In June 1954, the Parochial District of Chermside was raised to the status of Parish. This was possible because the local church with 190 Communicants on the Roll was now able to pay a full stipend to the priest. Rev L W (Chum) Grayson became the first Rector. Previously he had been the Vicar and was appointed by the Bishop who could also move him. A Rector was paid by the Parish and had tenure. He could apply for other positions and move on when he desired.
Now that the parish was able to pay a Rector it had a say in appointing any new ones. This was the job of the Parochial Nominators who were elected by the Parishioners. Mr Harris, B. Fallis and Ken Pollard were the first to be elected Nominators.
The house and land adjoining All Saints’ (495-499 Hamilton Road) was purchased in August 1954 for ₤2000 ($46,400 in 2001 values). It was used as an office for the first “planned giving program”, the Wells Scheme in 1956. Later, because of its deteriorating condition, it was demolished and the site earmarked for the future church hall. The existing hall behind the church already needed many structural repairs but it was not replaced till 1977.
In January 1955, a vacant block of land (36 perches) was purchased at 4 Watcombe Street, Wavell Heights. This was the site of the daughter church, St Thomas’. This drain on the finances of All Saints’ was necessary at the time because most people still walked to church. The automobile age was just beginning in Australia. The money spent would be recouped when St Thomas’ was sold.
Wells Scheme Planned Giving
In 1956 the parish started on one of its most ambitious projects, to raise the sum of ₤20,000 ($436,000 in 2001 values) over three years. To do this the Wells Organisation was hired and they organised teams to visit all the parishioners and obtain pledges to donate fixed amounts of money. Previously, there had been at least two such appeals. The first was in 1951 when Fr Grayson arrived. It was the Weekly Freewill Offering (WFO) and in the first Pew Bulletin it is recorded that by June there were 66 subscribers. The second raised ₤100 in 1953 ($4,600 in 2001 values). However, the 1956 scheme was a much larger effort and was being organised by outsiders and the amount pledged was ₤21,000. In the 11 months between 13/5/1956 and 31/3/1957, ₤6,319 had been raised ($134,800 in 2001 values).
The scheme was looking good and the brochure for the next Planned Giving Program, to begin on the 24 December 1961, gave the following details. Since April 1956 income was ₤37,417 while expenditure was ₤40,929. So the 1956 Campaign continued successfully for five and a half years.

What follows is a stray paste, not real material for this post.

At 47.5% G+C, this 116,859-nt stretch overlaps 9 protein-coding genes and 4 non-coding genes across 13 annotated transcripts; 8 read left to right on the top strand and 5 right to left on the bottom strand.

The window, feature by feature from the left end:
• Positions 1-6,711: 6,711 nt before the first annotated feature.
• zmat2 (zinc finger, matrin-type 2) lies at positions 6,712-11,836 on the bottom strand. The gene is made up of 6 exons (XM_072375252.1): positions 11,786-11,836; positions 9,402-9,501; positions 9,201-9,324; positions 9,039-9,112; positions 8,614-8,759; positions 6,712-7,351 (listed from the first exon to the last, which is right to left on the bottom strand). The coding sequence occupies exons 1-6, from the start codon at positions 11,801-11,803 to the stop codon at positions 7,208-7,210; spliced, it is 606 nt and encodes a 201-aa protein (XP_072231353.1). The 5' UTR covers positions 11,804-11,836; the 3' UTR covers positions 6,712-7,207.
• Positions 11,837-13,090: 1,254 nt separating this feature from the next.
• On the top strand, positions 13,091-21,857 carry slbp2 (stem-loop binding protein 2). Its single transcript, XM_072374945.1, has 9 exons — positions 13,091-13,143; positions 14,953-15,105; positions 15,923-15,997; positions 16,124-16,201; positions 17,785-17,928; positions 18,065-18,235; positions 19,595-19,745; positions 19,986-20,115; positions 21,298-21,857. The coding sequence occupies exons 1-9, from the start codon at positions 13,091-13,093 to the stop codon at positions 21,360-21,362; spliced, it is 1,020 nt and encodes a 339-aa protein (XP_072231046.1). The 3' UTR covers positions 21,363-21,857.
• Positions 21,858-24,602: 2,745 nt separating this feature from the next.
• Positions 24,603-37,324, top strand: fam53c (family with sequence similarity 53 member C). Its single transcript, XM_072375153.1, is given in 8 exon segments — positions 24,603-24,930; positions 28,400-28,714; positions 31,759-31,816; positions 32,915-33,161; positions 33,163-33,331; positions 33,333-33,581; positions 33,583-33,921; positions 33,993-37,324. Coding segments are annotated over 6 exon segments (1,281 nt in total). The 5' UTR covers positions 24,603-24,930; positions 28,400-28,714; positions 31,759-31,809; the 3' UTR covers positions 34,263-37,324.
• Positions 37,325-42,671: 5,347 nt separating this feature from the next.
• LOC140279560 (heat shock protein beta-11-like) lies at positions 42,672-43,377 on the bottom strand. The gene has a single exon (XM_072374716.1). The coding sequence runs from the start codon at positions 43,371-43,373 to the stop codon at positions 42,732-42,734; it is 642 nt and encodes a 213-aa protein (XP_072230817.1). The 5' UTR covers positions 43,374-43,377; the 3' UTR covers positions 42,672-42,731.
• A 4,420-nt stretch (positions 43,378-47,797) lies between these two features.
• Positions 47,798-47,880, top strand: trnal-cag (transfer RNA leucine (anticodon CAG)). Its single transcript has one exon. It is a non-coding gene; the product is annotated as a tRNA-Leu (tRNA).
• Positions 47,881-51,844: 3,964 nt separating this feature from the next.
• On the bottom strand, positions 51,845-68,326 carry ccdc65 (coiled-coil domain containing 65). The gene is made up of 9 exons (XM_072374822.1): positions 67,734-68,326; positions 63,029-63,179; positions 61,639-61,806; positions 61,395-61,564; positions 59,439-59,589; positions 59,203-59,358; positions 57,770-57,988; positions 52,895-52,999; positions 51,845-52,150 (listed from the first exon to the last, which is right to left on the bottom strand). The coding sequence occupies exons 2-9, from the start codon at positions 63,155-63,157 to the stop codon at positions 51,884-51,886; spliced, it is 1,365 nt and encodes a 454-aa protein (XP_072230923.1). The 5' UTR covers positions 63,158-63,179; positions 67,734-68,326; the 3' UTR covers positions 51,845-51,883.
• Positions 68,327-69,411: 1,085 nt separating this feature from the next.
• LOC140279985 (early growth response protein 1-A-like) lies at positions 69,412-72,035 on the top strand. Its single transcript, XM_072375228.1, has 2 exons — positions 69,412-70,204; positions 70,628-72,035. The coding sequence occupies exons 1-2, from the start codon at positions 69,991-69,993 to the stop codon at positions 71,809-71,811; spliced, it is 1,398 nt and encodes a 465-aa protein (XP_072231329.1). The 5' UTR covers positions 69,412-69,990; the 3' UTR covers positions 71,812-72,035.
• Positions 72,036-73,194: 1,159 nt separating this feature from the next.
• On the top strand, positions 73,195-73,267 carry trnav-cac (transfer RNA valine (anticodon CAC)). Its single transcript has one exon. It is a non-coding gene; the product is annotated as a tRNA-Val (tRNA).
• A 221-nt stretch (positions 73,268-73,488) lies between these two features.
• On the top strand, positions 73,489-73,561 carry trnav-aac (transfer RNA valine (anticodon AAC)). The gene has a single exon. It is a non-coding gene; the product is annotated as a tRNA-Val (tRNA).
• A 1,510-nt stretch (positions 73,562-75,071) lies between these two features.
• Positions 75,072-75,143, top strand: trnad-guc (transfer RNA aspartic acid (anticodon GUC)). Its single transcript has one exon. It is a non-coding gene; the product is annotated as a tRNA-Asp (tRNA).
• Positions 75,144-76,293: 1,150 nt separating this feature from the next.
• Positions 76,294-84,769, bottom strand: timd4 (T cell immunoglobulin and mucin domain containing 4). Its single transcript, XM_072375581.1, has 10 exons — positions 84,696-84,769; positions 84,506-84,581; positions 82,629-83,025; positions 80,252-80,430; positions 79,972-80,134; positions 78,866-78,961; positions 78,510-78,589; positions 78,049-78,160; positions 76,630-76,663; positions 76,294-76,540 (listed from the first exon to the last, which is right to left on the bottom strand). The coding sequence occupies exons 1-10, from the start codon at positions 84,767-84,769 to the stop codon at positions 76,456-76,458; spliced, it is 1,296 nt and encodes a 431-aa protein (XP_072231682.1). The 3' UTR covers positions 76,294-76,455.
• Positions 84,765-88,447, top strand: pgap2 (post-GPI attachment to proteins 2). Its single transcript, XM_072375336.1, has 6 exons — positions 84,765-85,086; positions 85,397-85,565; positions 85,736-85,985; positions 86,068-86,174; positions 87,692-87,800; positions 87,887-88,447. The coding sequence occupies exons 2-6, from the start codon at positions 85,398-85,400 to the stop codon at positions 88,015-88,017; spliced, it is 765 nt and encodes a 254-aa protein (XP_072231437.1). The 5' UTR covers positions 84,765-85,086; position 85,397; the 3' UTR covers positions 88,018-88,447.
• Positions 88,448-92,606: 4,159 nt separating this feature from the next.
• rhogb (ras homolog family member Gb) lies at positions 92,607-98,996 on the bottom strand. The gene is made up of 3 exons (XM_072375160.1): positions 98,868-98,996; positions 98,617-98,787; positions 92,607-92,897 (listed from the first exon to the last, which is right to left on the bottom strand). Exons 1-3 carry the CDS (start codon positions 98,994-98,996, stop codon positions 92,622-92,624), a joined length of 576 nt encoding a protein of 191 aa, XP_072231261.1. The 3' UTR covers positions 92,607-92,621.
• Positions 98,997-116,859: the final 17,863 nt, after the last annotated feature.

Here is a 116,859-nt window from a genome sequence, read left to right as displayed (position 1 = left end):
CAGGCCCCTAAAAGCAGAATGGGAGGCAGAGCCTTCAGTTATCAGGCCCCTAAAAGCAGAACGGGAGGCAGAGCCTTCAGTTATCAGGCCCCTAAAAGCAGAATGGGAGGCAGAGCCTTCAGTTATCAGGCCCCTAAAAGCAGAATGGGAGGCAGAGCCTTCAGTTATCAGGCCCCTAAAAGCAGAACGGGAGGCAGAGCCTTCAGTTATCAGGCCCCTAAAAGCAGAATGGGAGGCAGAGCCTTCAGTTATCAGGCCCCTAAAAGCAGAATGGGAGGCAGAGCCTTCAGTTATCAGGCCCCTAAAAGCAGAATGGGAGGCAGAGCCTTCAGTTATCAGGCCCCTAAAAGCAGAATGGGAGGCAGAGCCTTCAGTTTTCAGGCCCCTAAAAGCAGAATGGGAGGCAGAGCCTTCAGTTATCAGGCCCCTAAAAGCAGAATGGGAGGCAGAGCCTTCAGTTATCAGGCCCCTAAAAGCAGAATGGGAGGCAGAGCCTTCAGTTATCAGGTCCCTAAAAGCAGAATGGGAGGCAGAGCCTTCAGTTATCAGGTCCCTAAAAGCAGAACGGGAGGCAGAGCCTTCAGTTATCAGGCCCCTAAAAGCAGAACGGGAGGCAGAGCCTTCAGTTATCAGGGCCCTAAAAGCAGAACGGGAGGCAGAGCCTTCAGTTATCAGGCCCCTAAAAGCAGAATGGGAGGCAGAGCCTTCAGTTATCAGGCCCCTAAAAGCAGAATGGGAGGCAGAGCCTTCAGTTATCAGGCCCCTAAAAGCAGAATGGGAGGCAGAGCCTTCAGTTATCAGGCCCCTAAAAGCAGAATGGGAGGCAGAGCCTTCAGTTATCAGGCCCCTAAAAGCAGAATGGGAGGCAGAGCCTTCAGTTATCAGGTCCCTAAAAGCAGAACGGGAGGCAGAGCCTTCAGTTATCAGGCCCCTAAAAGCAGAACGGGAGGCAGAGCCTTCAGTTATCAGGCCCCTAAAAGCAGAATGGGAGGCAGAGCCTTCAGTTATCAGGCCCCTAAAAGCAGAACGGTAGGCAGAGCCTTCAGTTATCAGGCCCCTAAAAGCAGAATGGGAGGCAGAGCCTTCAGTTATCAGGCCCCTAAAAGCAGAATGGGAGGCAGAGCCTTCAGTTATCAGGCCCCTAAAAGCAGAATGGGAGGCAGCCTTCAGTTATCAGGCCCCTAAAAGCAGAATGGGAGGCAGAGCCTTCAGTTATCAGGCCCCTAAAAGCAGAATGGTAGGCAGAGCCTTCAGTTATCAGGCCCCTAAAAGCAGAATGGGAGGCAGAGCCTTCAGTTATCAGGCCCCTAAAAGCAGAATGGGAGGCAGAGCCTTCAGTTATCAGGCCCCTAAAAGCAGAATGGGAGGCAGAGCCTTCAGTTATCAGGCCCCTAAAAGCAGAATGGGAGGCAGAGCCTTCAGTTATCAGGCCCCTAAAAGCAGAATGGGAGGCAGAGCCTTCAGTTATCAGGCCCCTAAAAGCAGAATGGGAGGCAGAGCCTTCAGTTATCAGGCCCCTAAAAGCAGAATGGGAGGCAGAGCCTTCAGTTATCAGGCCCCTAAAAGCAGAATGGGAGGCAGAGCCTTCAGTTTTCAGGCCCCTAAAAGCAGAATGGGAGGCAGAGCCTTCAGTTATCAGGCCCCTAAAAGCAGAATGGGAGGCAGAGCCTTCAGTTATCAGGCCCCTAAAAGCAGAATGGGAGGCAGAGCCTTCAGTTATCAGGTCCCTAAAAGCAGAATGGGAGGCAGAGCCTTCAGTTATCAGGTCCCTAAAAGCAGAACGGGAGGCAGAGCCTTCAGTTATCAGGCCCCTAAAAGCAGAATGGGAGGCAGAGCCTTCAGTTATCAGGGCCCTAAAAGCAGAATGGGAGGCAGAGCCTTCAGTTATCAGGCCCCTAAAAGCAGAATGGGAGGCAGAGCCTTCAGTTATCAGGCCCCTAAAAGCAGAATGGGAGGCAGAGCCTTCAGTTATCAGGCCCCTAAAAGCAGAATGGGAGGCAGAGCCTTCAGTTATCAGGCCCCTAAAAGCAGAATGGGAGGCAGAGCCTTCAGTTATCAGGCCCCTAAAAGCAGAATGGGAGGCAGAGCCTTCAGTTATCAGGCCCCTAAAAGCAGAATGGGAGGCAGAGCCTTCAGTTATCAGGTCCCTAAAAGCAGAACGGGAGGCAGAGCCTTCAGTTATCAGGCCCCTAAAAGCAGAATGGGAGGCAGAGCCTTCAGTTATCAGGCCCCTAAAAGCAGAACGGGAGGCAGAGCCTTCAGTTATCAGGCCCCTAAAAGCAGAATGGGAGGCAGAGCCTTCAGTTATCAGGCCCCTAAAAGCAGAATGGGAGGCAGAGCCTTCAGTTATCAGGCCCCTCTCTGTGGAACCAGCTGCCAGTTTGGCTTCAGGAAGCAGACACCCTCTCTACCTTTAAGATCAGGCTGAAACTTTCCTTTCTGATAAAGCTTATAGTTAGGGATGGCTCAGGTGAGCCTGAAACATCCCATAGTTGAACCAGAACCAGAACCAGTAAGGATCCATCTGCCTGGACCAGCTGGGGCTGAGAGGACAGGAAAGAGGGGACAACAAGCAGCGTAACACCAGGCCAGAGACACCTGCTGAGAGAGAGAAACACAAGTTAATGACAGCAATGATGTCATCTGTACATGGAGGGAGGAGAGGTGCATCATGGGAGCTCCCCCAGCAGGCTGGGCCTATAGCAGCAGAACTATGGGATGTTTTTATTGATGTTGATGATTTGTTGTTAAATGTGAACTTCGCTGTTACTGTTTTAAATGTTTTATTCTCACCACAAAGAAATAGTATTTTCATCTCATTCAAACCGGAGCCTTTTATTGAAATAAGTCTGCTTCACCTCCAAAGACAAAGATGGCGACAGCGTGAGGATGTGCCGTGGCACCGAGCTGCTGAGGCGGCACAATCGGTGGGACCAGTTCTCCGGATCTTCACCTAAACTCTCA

These Planned Giving Programs were the first of many which continue to be held regularly. They have become a permanent feature of All Saints’ life. Although some people did not like the scheme, most saw that it was necessary in order to raise the large sums of money needed by the modern church. This method of fund raising enabled forward planning to take place. It depended heavily on lay participation and thus increased the lay involvement in parish life. This in turn increased lay responsibility for the welfare of the church. Hopefully, it would release the priest from a lot of the day to day problems of running the parish.
All Saints' in 1956
The Canvass Brochure 1956 gives a snapshot picture of the parish at the time.
The daughter churches of Bald Hills, Zillmere, Geebung, Aspley and of East Chermside (or Wavell Heights) were a continual, but necessary, drain on parish finances.
There were 600 families in Chermside (about 3,000 people) while the church could only seat 70 people. The challenge was to reach those who never came to services. There were three services, two morning and one night, each Sunday at All Saints’.
Sunday School had 220 scholars on the roll. Youth were catered for by CEBS – boys from 9 to 14 years; CEYMS for the older males from 16 to 25; GFS for girls over 14; Junior & Intermediate GFS for the younger girls; Ladies’ Guild and the Mothers’ Union for the older women. There was no CEMS for the men but it was hoped that “a branch will commence later this year”. Ken Pollard notes that it was founded in 1957.
Children were baptized and their names placed on the Cradle Roll; later they attended Sunday School. On reaching the age of discretion they were instructed in the Church Catechism by the Rector and brought before the Bishop for Confirmation. Then the child became a communicant “member of the Church and took his/her place at the Altar to receive the Sacrament of Holy Communion.”
Ken Pollard comments that the 1956 Direct Giving brought many people back to the practice of their faith. The men of the parish walked miles and knocked on hundreds of doors and obtained pledges from many people. He thinks this awakened in many the desire to become active again. The dramatic rise in the number of communicants from 190 in 1954 to 400 in 1960 would have been partly caused by the Pledging. Another important factor would have been the growth in local area population in the post WWII period. This was a time when whole streets of houses were being built by the Housing Commission, War Service Homes and private builders. The local primary school, Chermside State, had 529 pupils in 1950 and 897 in 1959. Chermside was indeed growing.